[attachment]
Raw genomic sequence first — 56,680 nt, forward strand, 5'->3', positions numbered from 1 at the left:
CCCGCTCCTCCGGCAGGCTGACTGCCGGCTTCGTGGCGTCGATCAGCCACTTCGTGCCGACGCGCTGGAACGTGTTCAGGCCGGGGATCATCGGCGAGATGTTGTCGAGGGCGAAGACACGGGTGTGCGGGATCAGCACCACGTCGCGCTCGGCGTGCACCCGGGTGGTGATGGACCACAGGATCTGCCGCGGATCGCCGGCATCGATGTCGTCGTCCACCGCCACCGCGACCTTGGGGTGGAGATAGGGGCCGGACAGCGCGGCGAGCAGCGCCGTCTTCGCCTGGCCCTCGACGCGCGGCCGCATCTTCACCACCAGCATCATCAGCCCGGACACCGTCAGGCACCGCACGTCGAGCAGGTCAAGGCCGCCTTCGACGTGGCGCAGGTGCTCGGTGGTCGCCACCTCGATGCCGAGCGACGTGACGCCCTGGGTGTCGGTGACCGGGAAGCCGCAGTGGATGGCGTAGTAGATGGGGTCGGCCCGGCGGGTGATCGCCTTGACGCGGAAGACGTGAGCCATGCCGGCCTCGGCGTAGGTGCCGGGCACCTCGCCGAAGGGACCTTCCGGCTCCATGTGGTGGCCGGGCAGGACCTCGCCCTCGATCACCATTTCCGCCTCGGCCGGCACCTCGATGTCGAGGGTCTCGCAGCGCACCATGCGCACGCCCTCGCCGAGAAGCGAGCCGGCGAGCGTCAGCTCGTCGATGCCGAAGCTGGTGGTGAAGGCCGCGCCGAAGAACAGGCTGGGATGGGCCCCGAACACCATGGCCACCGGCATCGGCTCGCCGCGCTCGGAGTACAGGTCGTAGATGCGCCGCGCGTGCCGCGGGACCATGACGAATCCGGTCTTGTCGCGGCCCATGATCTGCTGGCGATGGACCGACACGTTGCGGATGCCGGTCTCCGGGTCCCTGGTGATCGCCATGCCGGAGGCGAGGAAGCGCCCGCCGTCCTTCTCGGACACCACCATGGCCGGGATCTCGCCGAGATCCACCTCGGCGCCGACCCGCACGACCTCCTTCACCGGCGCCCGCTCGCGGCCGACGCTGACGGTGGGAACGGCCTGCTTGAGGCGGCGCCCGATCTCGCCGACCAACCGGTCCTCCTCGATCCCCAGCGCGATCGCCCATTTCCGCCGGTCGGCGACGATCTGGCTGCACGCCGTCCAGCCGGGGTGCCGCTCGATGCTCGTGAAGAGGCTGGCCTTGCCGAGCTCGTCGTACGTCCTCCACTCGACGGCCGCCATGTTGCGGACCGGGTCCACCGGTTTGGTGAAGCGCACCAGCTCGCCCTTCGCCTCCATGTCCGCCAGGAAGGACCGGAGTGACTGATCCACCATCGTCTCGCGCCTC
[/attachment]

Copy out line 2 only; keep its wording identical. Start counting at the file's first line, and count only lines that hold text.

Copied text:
CCCGCTCCTCCGGCAGGCTGACTGCCGGCTTCGTGGCGTCGATCAGCCACTTCGTGCCGACGCGCTGGAACGTGTTCAGGCCGGGGATCATCGGCGAGATGTTGTCGAGGGCGAAGACACGGGTGTGCGGGATCAGCACCACGTCGCGCTCGGCGTGCACCCGGGTGGTGATGGACCACAGGATCTGCCGCGGATCGCCGGCATCGATGTCGTCGTCCACCGCCACCGCGACCTTGGGGTGGAGATAGGGGCCGGACAGCGCGGCGAGCAGCGCCGTCTTCGCCTGGCCCTCGACGCGCGGCCGCATCTTCACCACCAGCATCATCAGCCCGGACACCGTCAGGCACCGCACGTCGAGCAGGTCAAGGCCGCCTTCGACGTGGCGCAGGTGCTCGGTGGTCGCCACCTCGATGCCGAGCGACGTGACGCCCTGGGTGTCGGTGACCGGGAAGCCGCAGTGGATGGCGTAGTAGATGGGGTCGGCCCGGCGGGTGATCGCCTTGACGCGGAAGACGTGAGCCATGCCGGCCTCGGCGTAGGTGCCGGGCACCTCGCCGAAGGGACCTTCCGGCTCCATGTGGTGGCCGGGCAGGACCTCGCCCTCGATCACCATTTCCGCCTCGGCCGGCACCTCGATGTCGAGGGTCTCGCAGCGCACCATGCGCACGCCCTCGCCGAGAAGCGAGCCGGCGAGCGTCAGCTCGTCGATGCCGAAGCTGGTGGTGAAGGCCGCGCCGAAGAACAGGCTGGGATGGGCCCCGAACACCATGGCCACCGGCATCGGCTCGCCGCGCTCGGAGTACAGGTCGTAGATGCGCCGCGCGTGCCGCGGGACCATGACGAATCCGGTCTTGTCGCGGCCCATGATCTGCTGGCGATGGACCGACACGTTGCGGATGCCGGTCTCCGGGTCCCTGGTGATCGCCATGCCGGAGGCGAGGAAGCGCCCGCCGTCCTTCTCGGACACCACCATGGCCGGGATCTCGCCGAGATCCACCTCGGCGCCGACCCGCACGACCTCCTTCACCGGCGCCCGCTCGCGGCCGACGCTGACGGTGGGAACGGCCTGCTTGAGGCGGCGCCCGATCTCGCCGACCAACCGGTCCTCCTCGATCCCCAGCGCGATCGCCCATTTCCGCCGGTCGGCGACGATCTGGCTGCACGCCGTCCAGCCGGGGTGCCGCTCGATGCTCGTGAAGAGGCTGGCCTTGCCGAGCTCGTCGTACGTCCTCCACTCGACGGCCGCCATGTTGCGGACCGGGTCCACCGGTTTGGTGAAGCGCACCAGCTCGCCCTTCGCCTCCATGTCCGCCAGGAAGGACCGGAGTGACTGATCCACCATCGTCTCGCGCCTC